"Newjack: Guarding Sing Sing," by Ted Conover. Random House. 319 pages. $24.95.
Any country with a galloping economy, a declining crime rate and a constantly growing prison population needs to ask itself some tough questions.
Since few people in America today seem inclined to play the unwelcome role of inquisitor, Ted Conover has taken on the job in his insightful new book, "Newjack."
Conover has already carved a reputation as an astute chronicler of subcultures, from the rarefied air of the Aspen elite to the gritty worlds of railroad hobos and illegal aliens. Now he takes us into the belly of an altogether more malevolent beast, New York's notorious maximum-security penitentiary at Sing Sing.
Conover's motivation, he writes, was "to hear the voices one truly never hears, the voices of the guards -- those on the front lines of our prison policies, society's proxies."
Told that prisons were off-limits to journalists, Conover, a contributing writer to the New York Times Magazine, simply applied to the Albany Training Academy for corrections officers. After surviving the training course, he reported for work at Sing Sing as a rookie guard, or "newjack."
From the start of his one-year stint, Conover was a newjack with an agenda. He was intent on understanding "America's incarceration crisis," brought on, he contends, by rigid sentencing guidelines that have put nearly 2 million people behind bars, triple the number of 25 years ago.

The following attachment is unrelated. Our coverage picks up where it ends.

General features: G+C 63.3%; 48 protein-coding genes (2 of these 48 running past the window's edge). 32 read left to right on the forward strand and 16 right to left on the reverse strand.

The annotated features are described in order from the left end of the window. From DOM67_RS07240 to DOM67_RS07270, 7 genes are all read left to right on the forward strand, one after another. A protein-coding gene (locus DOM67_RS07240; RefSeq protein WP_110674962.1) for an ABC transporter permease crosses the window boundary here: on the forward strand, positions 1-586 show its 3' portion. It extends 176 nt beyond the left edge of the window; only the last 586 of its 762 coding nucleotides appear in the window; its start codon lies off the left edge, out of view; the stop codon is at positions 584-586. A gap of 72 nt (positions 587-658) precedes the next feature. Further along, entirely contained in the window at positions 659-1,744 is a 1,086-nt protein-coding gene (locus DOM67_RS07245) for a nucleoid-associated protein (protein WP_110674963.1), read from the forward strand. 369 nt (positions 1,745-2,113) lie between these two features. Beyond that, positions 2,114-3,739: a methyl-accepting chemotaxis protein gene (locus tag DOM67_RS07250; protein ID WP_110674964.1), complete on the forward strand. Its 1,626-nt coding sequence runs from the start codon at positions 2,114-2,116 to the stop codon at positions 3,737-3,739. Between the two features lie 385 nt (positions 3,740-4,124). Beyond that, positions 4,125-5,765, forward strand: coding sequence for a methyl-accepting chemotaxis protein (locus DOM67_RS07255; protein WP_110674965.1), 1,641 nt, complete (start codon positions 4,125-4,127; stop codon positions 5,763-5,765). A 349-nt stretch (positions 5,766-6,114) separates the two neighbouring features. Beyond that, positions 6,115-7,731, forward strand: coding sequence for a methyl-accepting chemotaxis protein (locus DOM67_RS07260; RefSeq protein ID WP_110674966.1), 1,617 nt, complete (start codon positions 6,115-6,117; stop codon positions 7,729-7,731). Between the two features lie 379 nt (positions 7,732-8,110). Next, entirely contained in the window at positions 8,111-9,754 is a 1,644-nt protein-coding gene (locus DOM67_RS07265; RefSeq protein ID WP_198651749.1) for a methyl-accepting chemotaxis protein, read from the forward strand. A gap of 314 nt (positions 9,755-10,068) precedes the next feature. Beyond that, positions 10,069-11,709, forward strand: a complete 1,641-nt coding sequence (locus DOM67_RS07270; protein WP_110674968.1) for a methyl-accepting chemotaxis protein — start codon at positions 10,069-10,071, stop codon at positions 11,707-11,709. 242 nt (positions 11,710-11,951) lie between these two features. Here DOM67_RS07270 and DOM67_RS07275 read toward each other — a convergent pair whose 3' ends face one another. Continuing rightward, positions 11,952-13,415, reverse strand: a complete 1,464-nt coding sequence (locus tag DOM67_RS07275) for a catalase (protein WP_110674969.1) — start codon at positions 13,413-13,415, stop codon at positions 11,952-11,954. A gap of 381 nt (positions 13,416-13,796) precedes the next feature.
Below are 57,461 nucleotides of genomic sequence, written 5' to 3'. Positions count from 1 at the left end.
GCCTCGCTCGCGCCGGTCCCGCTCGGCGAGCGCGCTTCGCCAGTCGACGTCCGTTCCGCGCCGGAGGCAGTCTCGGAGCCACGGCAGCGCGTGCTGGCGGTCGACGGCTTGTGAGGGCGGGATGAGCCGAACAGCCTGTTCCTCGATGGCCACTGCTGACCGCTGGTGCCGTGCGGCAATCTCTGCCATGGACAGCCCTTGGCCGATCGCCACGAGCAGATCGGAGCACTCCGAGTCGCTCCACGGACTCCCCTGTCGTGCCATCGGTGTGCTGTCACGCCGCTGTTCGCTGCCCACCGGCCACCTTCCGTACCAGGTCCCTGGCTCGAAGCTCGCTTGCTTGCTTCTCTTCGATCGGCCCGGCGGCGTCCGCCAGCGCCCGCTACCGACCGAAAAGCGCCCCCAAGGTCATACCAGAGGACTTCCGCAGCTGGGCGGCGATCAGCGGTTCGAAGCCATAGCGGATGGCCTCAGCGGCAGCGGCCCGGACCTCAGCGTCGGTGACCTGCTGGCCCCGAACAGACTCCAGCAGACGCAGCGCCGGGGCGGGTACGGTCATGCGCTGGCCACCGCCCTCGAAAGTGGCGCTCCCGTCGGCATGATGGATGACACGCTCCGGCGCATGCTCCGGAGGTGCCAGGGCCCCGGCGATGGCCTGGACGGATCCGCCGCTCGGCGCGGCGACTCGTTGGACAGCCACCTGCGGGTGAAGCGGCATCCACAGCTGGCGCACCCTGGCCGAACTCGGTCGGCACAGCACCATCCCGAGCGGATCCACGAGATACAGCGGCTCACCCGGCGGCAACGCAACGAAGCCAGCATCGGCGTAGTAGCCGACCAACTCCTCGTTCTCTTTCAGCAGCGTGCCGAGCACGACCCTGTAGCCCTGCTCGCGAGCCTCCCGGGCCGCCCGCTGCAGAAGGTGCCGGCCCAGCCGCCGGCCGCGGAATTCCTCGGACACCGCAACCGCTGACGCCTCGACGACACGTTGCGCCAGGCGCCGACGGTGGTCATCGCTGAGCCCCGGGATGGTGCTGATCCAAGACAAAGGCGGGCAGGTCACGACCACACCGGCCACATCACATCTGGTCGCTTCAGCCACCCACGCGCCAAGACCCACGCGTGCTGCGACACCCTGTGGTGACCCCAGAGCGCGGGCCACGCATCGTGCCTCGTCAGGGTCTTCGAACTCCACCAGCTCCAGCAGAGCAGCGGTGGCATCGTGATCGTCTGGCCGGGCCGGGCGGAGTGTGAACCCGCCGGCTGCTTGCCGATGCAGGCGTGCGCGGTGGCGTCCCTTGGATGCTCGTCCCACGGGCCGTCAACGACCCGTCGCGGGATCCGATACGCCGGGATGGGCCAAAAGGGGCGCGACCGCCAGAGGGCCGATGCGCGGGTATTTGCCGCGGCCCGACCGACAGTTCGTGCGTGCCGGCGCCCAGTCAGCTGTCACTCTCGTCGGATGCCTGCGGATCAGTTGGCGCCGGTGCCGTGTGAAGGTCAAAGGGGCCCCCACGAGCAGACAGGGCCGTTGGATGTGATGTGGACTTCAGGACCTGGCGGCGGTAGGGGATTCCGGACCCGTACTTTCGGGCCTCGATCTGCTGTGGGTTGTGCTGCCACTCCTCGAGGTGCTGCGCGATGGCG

"Through knowledge, political will, and perhaps some luck," Conover writes, "we seem to have tamed inflation and the budget deficit. But our response to crime remains a blunt and expensive instrument that more often seems to scar the criminal than reform him."
Suddenly a part of this blunt and expensive instrument, Conover is tested and taunted, insulted and assaulted. He finds himself boiling with stress, frequently afraid, but also able to make the sort of connection with prisoners that was his ultimate reason for being there.
One such connection is with Larson, a bookish, thoughtful, self-taught man doing time for assault. When one of their talks touches on America's $35 billion annual corrections outlay, Larson bristles at the notion of bureaucrats planning to build new prisons.
"Anyone planning a prison they're not going to build for ten or fifteen years is planning for a child, planning prison for somebody who's a child right now," Larson says. "So you see? They've already given up on that child! They already expect that child to fail. You heard? Now why, if you could keep that from happening, if you could send that child to a good school and help his family stay together -- if you could do that, why are you spending that money to put him in jail?"
Along with such eloquent moments, "Newjack" has its weaknesses. The descriptions of boot camp at the academy are about as absorbing as, well, boot camp. And a chapter on the history of Sing Sing, while studded with colorful nuggets, disrupts the flow and feels too long by half.
So "Newjack" is not flawless, and Conover does not come up with tidy answers. But he has dared to ask the tough questions. In this land of deep denial, that in itself makes this a timely, troubling, important book.
Bill Morris, a former newspaper reporter and columnist, is the author of the novels "Motor City," "All Souls' Day" and the forthcoming "Deuce and a Quarter." He lives in Brooklyn, N.Y.